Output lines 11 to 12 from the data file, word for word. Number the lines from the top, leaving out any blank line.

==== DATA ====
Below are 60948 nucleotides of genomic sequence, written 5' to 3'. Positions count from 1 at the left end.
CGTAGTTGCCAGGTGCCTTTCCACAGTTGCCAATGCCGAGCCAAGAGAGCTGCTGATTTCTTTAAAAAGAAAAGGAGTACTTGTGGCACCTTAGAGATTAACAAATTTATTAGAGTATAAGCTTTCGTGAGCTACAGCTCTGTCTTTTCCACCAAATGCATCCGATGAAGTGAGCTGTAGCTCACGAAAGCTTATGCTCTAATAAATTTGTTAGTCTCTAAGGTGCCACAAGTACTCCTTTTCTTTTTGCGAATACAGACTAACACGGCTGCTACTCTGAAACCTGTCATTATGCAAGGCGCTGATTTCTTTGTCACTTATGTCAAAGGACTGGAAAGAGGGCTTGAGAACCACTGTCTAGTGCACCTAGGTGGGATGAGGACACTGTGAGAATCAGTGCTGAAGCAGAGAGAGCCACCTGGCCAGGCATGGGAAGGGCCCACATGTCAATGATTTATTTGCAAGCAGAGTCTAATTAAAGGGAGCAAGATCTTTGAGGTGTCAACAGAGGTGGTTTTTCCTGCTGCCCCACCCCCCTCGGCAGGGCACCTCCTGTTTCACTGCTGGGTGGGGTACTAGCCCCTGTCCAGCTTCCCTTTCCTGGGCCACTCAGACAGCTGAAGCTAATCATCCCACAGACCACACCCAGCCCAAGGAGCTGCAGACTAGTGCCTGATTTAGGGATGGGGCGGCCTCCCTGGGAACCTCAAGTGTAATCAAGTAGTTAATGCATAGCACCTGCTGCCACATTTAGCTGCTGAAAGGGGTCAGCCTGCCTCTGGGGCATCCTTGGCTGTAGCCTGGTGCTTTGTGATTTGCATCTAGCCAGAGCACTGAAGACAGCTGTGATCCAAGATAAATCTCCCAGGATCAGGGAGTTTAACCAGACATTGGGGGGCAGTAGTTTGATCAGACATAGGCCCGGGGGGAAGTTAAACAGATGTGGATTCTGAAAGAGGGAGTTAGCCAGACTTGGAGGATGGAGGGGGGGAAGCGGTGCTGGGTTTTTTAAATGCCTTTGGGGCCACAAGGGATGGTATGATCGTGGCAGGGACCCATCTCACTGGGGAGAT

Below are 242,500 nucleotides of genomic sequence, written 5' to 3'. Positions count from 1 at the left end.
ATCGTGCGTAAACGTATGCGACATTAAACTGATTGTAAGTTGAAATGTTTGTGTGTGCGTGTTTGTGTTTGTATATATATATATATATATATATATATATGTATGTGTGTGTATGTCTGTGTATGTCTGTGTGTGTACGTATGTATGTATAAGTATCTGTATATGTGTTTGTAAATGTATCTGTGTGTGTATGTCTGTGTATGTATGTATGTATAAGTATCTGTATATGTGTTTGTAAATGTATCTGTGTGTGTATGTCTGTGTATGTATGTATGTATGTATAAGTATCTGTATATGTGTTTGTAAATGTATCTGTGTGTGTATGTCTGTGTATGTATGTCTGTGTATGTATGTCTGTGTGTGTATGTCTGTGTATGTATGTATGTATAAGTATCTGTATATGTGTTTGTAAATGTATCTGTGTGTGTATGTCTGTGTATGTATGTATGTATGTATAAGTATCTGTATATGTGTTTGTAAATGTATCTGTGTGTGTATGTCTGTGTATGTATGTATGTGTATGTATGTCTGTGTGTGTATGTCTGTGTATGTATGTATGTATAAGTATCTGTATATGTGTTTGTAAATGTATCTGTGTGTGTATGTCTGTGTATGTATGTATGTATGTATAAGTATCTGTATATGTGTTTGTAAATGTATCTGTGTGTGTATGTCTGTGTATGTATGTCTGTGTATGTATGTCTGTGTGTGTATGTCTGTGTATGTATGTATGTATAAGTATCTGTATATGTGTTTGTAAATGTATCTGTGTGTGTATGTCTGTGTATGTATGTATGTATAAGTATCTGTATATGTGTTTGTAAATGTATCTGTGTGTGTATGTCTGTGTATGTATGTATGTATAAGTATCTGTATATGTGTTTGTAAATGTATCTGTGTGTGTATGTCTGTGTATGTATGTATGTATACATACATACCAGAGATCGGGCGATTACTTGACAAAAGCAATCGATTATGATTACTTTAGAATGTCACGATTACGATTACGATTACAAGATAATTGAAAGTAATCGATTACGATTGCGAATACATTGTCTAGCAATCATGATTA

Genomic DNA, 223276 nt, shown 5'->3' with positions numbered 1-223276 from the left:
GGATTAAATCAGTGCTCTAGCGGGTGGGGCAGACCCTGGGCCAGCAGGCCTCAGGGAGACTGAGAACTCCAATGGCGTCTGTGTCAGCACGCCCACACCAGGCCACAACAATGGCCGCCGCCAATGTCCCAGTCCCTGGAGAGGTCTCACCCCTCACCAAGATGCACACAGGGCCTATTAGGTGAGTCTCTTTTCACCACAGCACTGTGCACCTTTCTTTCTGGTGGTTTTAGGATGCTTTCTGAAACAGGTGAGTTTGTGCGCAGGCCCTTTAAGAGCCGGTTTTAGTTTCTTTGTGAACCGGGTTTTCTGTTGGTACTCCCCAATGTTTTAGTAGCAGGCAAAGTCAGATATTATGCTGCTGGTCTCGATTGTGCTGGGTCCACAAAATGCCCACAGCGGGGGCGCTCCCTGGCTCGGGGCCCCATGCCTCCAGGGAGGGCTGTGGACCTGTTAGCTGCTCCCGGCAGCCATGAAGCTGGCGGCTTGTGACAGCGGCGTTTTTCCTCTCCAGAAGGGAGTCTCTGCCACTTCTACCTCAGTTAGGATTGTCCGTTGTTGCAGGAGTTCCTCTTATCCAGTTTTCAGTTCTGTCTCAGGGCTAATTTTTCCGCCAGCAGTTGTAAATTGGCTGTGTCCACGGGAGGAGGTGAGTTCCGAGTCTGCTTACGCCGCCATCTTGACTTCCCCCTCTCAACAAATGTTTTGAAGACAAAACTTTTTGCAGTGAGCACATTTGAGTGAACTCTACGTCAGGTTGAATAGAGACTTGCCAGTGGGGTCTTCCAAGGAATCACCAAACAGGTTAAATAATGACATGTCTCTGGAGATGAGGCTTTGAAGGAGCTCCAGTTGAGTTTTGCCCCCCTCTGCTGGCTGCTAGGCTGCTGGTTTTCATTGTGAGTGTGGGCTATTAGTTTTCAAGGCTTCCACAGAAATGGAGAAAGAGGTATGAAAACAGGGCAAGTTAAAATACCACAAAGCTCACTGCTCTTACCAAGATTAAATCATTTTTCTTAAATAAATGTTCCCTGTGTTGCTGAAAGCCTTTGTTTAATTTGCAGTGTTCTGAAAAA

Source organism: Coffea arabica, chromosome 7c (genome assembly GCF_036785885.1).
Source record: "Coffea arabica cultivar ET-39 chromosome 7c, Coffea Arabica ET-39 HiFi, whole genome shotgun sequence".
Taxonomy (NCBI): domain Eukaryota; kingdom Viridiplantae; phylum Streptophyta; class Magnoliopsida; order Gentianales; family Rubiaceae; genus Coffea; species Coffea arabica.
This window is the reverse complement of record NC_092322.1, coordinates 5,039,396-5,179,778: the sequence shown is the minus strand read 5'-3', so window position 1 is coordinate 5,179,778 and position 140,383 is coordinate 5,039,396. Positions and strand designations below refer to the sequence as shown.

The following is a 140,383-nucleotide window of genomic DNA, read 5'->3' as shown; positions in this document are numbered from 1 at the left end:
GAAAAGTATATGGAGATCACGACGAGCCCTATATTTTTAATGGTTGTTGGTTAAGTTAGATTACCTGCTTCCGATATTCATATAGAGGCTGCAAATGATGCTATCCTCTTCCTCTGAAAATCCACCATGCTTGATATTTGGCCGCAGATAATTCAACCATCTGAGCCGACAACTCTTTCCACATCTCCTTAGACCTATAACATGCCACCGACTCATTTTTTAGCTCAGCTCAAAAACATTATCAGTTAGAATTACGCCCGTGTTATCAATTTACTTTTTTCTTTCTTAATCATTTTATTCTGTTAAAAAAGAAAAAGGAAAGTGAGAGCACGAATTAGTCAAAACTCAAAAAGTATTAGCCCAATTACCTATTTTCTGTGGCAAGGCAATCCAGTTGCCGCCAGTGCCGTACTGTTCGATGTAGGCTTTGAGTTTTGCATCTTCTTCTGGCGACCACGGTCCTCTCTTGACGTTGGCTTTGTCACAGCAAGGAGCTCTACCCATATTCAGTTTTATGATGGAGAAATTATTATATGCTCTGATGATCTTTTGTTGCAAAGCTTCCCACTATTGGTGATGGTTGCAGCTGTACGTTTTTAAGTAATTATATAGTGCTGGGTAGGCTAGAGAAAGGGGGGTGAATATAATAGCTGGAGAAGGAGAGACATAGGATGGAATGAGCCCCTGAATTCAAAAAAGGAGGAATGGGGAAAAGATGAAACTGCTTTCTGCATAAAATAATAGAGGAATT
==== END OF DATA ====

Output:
The following is a 140,383-nucleotide window of genomic DNA, read 5'->3' as shown; positions in this document are numbered from 1 at the left end:
GAAAAGTATATGGAGATCACGACGAGCCCTATATTTTTAATGGTTGTTGGTTAAGTTAGATTACCTGCTTCCGATATTCATATAGAGGCTGCAAATGATGCTATCCTCTTCCTCTGAAAATCCACCATGCTTGATATTTGGCCGCAGATAATTCAACCATCTGAGCCGACAACTCTTTCCACATCTCCTTAGACCTATAACATGCCACCGACTCATTTTTTAGCTCAGCTCAAAAACATTATCAGTTAGAATTACGCCCGTGTTATCAATTTACTTTTTTCTTTCTTAATCATTTTATTCTGTTAAAAAAGAAAAAGGAAAGTGAGAGCACGAATTAGTCAAAACTCAAAAAGTATTAGCCCAATTACCTATTTTCTGTGGCAAGGCAATCCAGTTGCCGCCAGTGCCGTACTGTTCGATGTAGGCTTTGAGTTTTGCATCTTCTTCTGGCGACCACGGTCCTCTCTTGACGTTGGCTTTGTCACAGCAAGGAGCTCTACCCATATTCAGTTTTATGATGGAGAAATTATTATATGCTCTGATGATCTTTTGTTGCAAAGCTTCCCACTATTGGTGATGGTTGCAGCTGTACGTTTTTAAGTAATTATATAGTGCTGGGTAGGCTAGAGAAAGGGGGGTGAATATAATAGCTGGAGAAGGAGAGACATAGGATGGAATGAGCCCCTGAATTCAAAAAAGGAGGAATGGGGAAAAGATGAAACTGCTTTCTGCATAAAATAATAGAGGAATT